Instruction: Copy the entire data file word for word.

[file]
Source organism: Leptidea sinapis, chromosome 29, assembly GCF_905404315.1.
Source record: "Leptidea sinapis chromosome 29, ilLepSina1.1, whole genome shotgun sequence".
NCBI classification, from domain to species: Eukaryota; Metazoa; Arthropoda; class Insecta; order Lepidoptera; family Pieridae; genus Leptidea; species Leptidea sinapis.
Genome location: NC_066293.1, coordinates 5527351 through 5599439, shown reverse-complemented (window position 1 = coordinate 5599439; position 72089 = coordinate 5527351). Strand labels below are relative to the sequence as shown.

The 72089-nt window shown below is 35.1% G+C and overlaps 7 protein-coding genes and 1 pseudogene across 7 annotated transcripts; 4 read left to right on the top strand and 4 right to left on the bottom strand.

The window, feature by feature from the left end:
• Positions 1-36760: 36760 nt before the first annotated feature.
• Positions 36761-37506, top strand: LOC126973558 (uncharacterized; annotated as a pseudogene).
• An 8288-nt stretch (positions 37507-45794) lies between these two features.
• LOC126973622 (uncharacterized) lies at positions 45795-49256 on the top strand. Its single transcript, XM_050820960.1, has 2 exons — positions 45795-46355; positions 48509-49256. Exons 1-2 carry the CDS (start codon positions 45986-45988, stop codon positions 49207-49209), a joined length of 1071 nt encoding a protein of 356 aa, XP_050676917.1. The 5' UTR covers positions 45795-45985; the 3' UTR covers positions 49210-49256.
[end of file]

Source organism: Leptidea sinapis, chromosome 29, assembly GCF_905404315.1.
Source record: "Leptidea sinapis chromosome 29, ilLepSina1.1, whole genome shotgun sequence".
NCBI classification, from domain to species: Eukaryota; Metazoa; Arthropoda; class Insecta; order Lepidoptera; family Pieridae; genus Leptidea; species Leptidea sinapis.
Genome location: NC_066293.1, coordinates 5527351 through 5599439, shown reverse-complemented (window position 1 = coordinate 5599439; position 72089 = coordinate 5527351). Strand labels below are relative to the sequence as shown.

The 72089-nt window shown below is 35.1% G+C and overlaps 7 protein-coding genes and 1 pseudogene across 7 annotated transcripts; 4 read left to right on the top strand and 4 right to left on the bottom strand.

The window, feature by feature from the left end:
• Positions 1-36760: 36760 nt before the first annotated feature.
• Positions 36761-37506, top strand: LOC126973558 (uncharacterized; annotated as a pseudogene).
• An 8288-nt stretch (positions 37507-45794) lies between these two features.
• LOC126973622 (uncharacterized) lies at positions 45795-49256 on the top strand. Its single transcript, XM_050820960.1, has 2 exons — positions 45795-46355; positions 48509-49256. Exons 1-2 carry the CDS (start codon positions 45986-45988, stop codon positions 49207-49209), a joined length of 1071 nt encoding a protein of 356 aa, XP_050676917.1. The 5' UTR covers positions 45795-45985; the 3' UTR covers positions 49210-49256.